Olympias

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Olympias
Coin olympias mus theski.JPG
Roman medallion with Olympias, Museum of Thessaloniki
Queen of Macedonia
Tenurec. 357–316 BC
Born375 BC
Epirus, Ancient Greece
Died316 BC (aged 59)
Macedonia, Ancient Greece
SpousePhilip II of Macedon
IssueAlexander the Great
Cleopatra of Macedon
GreekΟλυμπιάς
HouseMolossians
FatherNeoptolemus I of Epirus
ReligionAncient Greek religion

Olympias (Ancient Greek: Ὀλυμπιάς, pronounced [olympiás], c. 375–316 BC[1]) was a daughter of king Neoptolemus I of Epirus, sister to Alexander I of Epirus, fourth wife of Philip II, the king of the ancient Greek kingdom of Macedonia, and mother of Alexander the Great. According to the 1st century AD biographer, Plutarch, she was a devout member of the orgiastic snake-worshiping cult of Dionysus, and he suggests that she slept with snakes in her bed.[2]

Origin[edit]

Olympias was the daughter of Neoptolemus I, king of the Molossians, an ancient Greek tribe in Epirus, and sister of Alexander I. Her family belonged to the Aeacidae, a well-respected family of Epirus, which claimed descent from Neoptolemus, son of Achilles. Apparently, she was originally named Polyxena, as Plutarch mentions in his work Moralia, and changed her name to Myrtale prior to her marriage to Philip II of Macedon as part of her initiation into an unknown mystery cult.[3]

The name Olympias was the third of four names by which she was known. She probably took it as a recognition of Philip's victory in the Olympic Games of 356 BC, the news of which coincided with Alexander's birth (Plut. Alexander 3.8).[4] She was finally named Stratonice, which was probably an epithet attached to Olympias following her victory over Eurydice in 317 BC.[3]

Queen of Macedonia[edit]

Cassandre et Olympias by Jean-Joseph Taillasson (1745-1809)

When Neoptolemus I died in 360 BC, his brother Arymbas succeeded him on the Molossian throne. In 358 BC, Arymbas made a treaty with the new king of Macedonia, Philip II, and the Molossians became allies of the Macedonians. The alliance was cemented with a diplomatic marriage between Arymbas' niece, Olympias, and Philip in 357 BC. It made Olympias the queen consort of Macedonia, and Philip the king. Philip had allegedly fallen in love with Olympias when both were initiated into the mysteries of Cabeiri at the Sanctuary of the Great Gods, on the island of Samothrace, though their marriage was largely political in nature.[5]

One year later, in 356 BC, Philip's race horse won in the Olympic Games; for this victory, his wife, who was known then as Myrtale,[6] received the name Olympias. In the summer of the same year, Olympias gave birth to her first child, Alexander. In ancient Greece people believed that the birth of a great man was accompanied by portents. As Plutarch describes, the night before the consummation of their marriage, Olympias dreamed that a thunderbolt fell upon her womb and a great fire was kindled, its flames dispersed all about and then were extinguished. After the marriage Philip dreamed that he put a seal upon his wife's womb, the device of which was the figure of a lion. Aristander's interpretation was that Olympias was pregnant of a son whose nature would be bold and lion-like.[7] Philip and Olympias also had a daughter, Cleopatra, who later married her uncle, Alexander I of Epirus, to further diplomatic ties between Macedonia and Epirus.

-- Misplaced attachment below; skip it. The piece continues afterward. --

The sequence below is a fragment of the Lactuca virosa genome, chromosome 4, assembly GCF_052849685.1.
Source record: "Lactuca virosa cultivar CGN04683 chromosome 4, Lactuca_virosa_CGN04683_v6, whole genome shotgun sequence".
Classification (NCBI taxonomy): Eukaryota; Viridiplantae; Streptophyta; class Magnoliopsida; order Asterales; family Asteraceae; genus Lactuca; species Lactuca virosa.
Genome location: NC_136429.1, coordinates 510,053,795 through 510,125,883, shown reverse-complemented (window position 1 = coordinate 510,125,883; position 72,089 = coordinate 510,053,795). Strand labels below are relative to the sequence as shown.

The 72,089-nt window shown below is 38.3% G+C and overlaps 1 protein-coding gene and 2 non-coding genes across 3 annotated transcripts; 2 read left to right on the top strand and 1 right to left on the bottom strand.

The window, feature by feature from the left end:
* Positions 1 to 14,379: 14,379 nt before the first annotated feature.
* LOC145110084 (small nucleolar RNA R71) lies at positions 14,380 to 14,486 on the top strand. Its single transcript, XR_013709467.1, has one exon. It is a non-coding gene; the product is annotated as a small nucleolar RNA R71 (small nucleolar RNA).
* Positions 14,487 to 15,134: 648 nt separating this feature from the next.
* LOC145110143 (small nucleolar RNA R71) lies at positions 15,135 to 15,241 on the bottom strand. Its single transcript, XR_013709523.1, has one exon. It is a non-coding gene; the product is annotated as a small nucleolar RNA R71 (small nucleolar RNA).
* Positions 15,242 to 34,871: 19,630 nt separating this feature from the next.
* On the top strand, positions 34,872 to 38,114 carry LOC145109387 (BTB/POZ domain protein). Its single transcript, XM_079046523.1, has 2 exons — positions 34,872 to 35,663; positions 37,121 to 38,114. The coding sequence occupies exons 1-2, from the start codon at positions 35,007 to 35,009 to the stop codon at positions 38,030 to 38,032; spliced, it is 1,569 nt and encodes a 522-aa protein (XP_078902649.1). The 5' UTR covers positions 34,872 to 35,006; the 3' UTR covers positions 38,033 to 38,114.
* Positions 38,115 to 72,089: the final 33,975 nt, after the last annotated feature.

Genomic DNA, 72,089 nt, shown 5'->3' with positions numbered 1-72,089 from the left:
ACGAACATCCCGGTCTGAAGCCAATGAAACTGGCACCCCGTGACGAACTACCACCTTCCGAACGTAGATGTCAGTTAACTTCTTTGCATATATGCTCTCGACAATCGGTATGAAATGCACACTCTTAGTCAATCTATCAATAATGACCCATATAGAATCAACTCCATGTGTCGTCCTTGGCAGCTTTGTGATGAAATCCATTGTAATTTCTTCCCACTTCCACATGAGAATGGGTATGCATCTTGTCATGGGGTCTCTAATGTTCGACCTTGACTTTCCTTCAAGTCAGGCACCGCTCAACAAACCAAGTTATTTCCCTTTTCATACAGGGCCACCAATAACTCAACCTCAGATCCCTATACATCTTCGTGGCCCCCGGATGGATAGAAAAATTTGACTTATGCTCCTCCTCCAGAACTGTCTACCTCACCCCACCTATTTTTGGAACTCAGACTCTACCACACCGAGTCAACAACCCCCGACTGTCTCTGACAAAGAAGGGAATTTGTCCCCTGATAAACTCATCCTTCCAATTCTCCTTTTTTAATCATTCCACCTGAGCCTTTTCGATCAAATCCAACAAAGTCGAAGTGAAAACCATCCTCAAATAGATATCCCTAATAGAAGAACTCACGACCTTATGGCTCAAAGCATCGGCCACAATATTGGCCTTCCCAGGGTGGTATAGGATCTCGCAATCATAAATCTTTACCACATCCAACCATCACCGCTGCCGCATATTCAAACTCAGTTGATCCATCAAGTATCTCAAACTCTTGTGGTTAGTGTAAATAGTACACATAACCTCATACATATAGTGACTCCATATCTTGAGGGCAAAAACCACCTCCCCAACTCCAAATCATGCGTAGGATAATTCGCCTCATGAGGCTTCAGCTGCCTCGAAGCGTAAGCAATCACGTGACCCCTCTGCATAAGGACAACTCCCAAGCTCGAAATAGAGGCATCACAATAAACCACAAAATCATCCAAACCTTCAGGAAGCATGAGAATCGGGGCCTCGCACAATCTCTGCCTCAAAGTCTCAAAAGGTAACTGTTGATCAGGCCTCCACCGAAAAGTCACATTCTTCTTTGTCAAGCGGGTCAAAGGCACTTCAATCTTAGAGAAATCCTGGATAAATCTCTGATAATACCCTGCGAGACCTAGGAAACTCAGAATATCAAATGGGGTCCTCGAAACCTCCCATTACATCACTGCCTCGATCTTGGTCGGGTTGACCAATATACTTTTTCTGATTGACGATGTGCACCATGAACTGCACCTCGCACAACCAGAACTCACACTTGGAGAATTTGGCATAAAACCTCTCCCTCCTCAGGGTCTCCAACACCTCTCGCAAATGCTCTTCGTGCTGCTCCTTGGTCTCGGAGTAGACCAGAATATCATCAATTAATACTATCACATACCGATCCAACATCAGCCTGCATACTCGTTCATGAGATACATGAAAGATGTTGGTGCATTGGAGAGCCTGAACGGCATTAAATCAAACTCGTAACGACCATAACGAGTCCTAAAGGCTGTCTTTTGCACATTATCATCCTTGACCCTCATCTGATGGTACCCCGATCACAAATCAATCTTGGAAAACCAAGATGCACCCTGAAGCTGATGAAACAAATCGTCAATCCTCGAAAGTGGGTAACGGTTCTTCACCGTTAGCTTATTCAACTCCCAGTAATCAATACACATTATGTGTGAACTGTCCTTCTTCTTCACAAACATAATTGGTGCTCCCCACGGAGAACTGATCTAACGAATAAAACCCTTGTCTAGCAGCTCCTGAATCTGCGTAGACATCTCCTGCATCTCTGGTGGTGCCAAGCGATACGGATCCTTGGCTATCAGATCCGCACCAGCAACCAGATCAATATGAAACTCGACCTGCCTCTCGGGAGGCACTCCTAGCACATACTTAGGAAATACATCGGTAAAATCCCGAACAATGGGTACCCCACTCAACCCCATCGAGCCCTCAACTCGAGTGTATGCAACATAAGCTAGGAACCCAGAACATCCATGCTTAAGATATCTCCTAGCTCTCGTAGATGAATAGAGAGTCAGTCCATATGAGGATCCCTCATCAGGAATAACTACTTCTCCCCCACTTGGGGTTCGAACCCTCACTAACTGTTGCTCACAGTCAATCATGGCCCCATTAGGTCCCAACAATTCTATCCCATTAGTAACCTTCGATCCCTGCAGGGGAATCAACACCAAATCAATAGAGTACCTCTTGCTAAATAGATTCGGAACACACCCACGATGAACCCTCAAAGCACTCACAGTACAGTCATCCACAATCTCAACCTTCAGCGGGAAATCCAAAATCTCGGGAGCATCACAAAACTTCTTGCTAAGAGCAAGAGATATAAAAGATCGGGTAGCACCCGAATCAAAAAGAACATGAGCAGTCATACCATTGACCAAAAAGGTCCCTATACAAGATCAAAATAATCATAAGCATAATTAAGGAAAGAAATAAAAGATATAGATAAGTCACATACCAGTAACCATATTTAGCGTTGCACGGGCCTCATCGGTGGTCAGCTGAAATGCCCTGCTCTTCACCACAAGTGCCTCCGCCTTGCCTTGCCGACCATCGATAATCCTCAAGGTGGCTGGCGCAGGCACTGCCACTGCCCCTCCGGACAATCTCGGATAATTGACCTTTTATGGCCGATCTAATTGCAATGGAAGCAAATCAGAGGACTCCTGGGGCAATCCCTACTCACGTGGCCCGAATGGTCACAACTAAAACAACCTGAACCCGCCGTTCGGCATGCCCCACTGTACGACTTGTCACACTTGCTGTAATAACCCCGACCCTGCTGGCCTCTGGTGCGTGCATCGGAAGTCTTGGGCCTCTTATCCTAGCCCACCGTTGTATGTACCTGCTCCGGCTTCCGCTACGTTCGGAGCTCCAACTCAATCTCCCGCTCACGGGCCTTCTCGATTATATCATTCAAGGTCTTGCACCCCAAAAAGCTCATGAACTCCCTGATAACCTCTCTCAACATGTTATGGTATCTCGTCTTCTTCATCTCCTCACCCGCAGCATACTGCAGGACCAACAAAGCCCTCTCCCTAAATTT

According to primary sources their marriage was very stormy due to Philip's volatility and Olympias' ambition and alleged jealousy, which led to their growing estrangement.[8] Things got more tumultuous in 337 BC when Philip married a noble Macedonian woman, Cleopatra, the niece of Attalus, who was given the name Eurydice by Philip. At a gathering after the marriage, Philip failed to defend Alexander's claim to the Macedonian throne when Attalus threatened his legitimacy, causing great tensions between Philip, Olympias and Alexander.[8] Olympias went into voluntary exile in Epirus along with Alexander, staying at the Molossian court of her brother Alexander I, who was the king at the time.

In 336 BC, Philip cemented his ties to Alexander I of Epirus by offering him the hand of his and Olympias' daughter Cleopatra in marriage, a fact that led Olympias to further isolation as she could no longer count on her brother's support. However, Philip was murdered by Pausanias, a member of Philip's somatophylakes, his personal bodyguard, while attending the wedding, and Olympias, who returned to Macedonia, was suspected of having countenanced his assassination.[9][8]

Alexander's reign and the Wars of the Diadochi[edit]

After the death of Philip II, Olympias allegedly ordered the execution of Eurydice and her child in order to secure Alexander's position as king of Macedonia. During Alexander's campaigns, she regularly corresponded with him and may have confirmed her son's claim in Egypt that his father was not Philip but Zeus. The relationship between Olympias and Alexander was cordial, but her son tried to keep her away from politics. However, she wielded great influence in Macedonia and caused troubles to Antipater, the regent of the kingdom. In 330 BC, she returned to Epirus and served as a regent to her cousin Aeacides in the Epirote state, as her brother Alexander I had died during a campaign in southern Italy.